Disability highest for schizophrenia and personality disorders

19 Mar 2021

Schizophrenia and personality disorders are the most disabling mental health conditions to live with, according to Queensland Brain Institute's Professor John McGrath.

Professor McGrath and his team studied a cohort of 6.9 million Danish residents in the Danish Psychiatric Central Research Register to understand the burden of disability associated with 18 mental and substance use disorders.

The data was used to develop a new method for measuring disability that took comorbidities into account.



Impact of mental disorders on individuals

“Traditionally the impact of mental disorders has been presented for an entire nation, but in this study, we focussed on people with different types of mental and substance use disorders at an individual level,” Professor McGrath said.

“We found that schizophrenia and personality disorders were the most disabling mental conditions and showed how disorders like autism, anxiety disorders and schizophrenia contribute to disability at different ages.

A new measure of disability for mental disorders

“Our new measure known as the Health Loss Proportion (HeLP) allows us to measure the average disability for different disorders at the individual level, which means that individuals who experience more inherent disability, and more comorbid conditions, will have a higher HeLP weighting, and therefore a higher measure of disability.”

Professor McGrath said the new method complemented methods being used by the Global Burden of Disease Study to help policymakers and clinicians plan health system responses.

How mental disorders impact individuals

“The Global Burden of Disease Study uses top-down summary statistics to estimate the impact of mental disorders on societies, while we have used a ‘bottom-up’ method based on Danish registers to estimate how mental disorders impact individuals across their life span,” Professor McGrath said.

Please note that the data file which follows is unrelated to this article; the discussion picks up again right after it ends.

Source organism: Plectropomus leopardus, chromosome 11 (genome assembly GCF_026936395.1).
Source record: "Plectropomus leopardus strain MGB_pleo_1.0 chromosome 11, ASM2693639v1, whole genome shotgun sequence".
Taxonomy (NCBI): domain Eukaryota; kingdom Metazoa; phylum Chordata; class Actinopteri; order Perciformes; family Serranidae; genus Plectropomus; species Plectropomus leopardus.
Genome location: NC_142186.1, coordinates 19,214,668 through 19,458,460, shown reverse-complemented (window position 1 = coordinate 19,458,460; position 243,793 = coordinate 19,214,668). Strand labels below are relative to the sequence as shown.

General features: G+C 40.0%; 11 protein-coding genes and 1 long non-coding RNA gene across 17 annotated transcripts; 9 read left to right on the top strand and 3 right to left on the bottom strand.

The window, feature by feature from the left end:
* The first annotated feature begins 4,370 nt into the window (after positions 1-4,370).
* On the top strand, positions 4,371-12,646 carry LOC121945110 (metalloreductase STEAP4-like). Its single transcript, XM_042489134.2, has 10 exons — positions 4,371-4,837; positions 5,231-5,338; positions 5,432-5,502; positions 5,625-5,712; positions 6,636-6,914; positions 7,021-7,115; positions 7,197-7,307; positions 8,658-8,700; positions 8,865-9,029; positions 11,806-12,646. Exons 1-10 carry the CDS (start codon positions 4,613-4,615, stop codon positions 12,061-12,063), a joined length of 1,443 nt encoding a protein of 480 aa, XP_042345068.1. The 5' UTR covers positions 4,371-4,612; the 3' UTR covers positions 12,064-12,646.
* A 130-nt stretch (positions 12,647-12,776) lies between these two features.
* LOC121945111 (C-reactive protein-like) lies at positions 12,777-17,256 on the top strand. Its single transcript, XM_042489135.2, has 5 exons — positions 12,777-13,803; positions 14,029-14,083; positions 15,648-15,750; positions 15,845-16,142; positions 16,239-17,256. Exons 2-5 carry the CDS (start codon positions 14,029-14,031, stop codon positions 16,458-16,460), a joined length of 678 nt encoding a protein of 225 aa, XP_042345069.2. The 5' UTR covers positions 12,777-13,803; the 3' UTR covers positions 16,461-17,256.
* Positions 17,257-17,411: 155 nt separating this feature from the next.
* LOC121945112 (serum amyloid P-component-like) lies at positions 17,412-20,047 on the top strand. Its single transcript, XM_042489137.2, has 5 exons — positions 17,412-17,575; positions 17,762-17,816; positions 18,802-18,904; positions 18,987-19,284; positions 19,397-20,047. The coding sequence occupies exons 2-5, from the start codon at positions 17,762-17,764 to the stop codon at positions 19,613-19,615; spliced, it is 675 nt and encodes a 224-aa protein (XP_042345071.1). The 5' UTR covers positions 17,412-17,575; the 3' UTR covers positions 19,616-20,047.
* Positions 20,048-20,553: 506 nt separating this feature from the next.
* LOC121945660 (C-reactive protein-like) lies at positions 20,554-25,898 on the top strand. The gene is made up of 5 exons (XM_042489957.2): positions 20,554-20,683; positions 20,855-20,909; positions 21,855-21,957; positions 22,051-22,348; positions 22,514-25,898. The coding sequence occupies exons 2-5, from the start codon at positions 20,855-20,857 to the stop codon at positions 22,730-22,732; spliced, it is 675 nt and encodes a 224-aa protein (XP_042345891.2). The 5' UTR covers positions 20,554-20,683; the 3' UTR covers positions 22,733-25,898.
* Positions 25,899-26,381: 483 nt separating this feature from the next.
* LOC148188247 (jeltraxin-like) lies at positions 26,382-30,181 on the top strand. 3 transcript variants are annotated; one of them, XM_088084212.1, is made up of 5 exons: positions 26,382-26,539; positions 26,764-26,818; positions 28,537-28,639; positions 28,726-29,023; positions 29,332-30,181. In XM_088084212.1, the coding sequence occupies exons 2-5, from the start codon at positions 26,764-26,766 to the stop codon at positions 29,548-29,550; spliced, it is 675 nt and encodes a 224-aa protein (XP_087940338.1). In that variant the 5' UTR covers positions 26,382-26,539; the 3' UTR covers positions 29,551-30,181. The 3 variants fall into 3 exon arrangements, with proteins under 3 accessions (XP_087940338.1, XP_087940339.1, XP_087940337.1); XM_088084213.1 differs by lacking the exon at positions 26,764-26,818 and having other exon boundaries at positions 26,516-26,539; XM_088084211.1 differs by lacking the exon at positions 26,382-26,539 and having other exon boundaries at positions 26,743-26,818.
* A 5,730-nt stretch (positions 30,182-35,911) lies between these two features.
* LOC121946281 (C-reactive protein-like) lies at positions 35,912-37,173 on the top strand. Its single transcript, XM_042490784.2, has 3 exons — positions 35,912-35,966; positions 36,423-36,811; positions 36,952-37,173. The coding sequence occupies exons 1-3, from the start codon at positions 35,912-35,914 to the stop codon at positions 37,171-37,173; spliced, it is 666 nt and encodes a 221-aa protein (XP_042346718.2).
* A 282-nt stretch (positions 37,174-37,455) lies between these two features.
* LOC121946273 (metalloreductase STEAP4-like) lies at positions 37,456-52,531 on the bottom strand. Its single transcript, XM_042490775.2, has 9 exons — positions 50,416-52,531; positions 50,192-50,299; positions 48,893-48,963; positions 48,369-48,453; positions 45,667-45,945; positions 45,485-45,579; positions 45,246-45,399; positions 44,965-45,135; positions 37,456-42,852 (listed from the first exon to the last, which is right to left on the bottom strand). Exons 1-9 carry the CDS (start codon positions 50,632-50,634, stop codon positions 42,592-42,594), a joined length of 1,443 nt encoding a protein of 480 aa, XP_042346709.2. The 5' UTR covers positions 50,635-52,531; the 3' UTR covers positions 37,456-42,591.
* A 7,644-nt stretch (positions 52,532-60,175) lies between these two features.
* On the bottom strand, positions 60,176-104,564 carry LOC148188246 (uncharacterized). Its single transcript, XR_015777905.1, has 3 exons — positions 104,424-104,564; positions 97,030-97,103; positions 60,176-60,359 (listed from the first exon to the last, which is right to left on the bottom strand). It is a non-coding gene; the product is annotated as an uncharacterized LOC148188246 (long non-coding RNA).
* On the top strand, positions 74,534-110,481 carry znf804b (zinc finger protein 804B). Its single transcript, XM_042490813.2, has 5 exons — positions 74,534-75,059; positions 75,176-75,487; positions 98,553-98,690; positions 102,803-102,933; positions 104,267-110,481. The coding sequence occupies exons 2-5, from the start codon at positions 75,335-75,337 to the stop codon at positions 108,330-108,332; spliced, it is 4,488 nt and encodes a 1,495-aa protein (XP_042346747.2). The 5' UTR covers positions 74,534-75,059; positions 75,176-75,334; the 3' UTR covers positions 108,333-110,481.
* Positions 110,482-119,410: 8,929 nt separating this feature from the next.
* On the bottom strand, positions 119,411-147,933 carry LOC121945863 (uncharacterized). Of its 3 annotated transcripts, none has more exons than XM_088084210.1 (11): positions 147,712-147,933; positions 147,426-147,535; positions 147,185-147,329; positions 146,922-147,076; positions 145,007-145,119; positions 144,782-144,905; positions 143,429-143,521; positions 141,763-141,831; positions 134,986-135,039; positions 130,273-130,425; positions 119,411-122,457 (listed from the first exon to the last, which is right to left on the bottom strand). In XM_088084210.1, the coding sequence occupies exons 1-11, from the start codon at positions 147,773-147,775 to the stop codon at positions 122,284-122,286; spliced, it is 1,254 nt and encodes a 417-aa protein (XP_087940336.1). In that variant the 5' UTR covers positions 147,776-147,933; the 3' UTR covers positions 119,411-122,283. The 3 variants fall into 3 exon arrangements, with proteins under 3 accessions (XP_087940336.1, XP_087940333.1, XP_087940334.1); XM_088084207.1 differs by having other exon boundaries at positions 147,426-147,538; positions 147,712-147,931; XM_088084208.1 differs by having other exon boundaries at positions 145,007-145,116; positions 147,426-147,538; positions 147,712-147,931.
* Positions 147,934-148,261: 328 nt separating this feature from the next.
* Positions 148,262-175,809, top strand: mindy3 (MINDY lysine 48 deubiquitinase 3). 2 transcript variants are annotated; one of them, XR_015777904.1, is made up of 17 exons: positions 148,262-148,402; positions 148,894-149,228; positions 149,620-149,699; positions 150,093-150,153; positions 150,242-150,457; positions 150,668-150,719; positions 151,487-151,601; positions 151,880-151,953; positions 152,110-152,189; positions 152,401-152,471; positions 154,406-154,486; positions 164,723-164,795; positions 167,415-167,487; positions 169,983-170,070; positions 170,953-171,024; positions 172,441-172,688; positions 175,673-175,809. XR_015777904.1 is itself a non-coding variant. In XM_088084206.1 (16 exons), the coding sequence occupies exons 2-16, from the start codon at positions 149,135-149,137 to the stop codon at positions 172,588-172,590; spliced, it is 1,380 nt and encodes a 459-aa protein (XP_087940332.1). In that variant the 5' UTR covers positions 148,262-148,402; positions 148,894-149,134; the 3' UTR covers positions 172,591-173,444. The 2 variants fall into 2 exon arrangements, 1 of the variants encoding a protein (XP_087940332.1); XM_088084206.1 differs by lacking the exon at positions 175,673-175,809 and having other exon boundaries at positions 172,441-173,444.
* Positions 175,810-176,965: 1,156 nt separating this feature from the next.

The team hopes that future register-based studies will create new knowledge about how comorbidity contributes to global disease burdens and apply this new method to disorders of interest.

“People with mental disorders lead valued and productive lives, despite a lack of social and economic support for their unmet needs,” Professor McGrath said.

Giving mental disorders adequate attention

“We hope our findings ensure more disabling disorders are given adequate attention, support, and funding.”

The study is a collaboration with researchers from the Queensland Centre for Mental Health Research, Denmark’s National Centre for Register-based Research and UQ’s Queensland Brain Institute.

Professor John McGrath

This research is published in Lancet Psychiatry.

Funding was generously provided by The Danish National Research Foundation, Queensland Government Department of Health, European Union’s Horizon 2020, Lundbeck Foundation and the Stanley Medical Research Institute.

Professor McGrath has joint appointments with the Queensland Centre for Mental Health Research and the National Centre for Register-based Research, Aarhus University.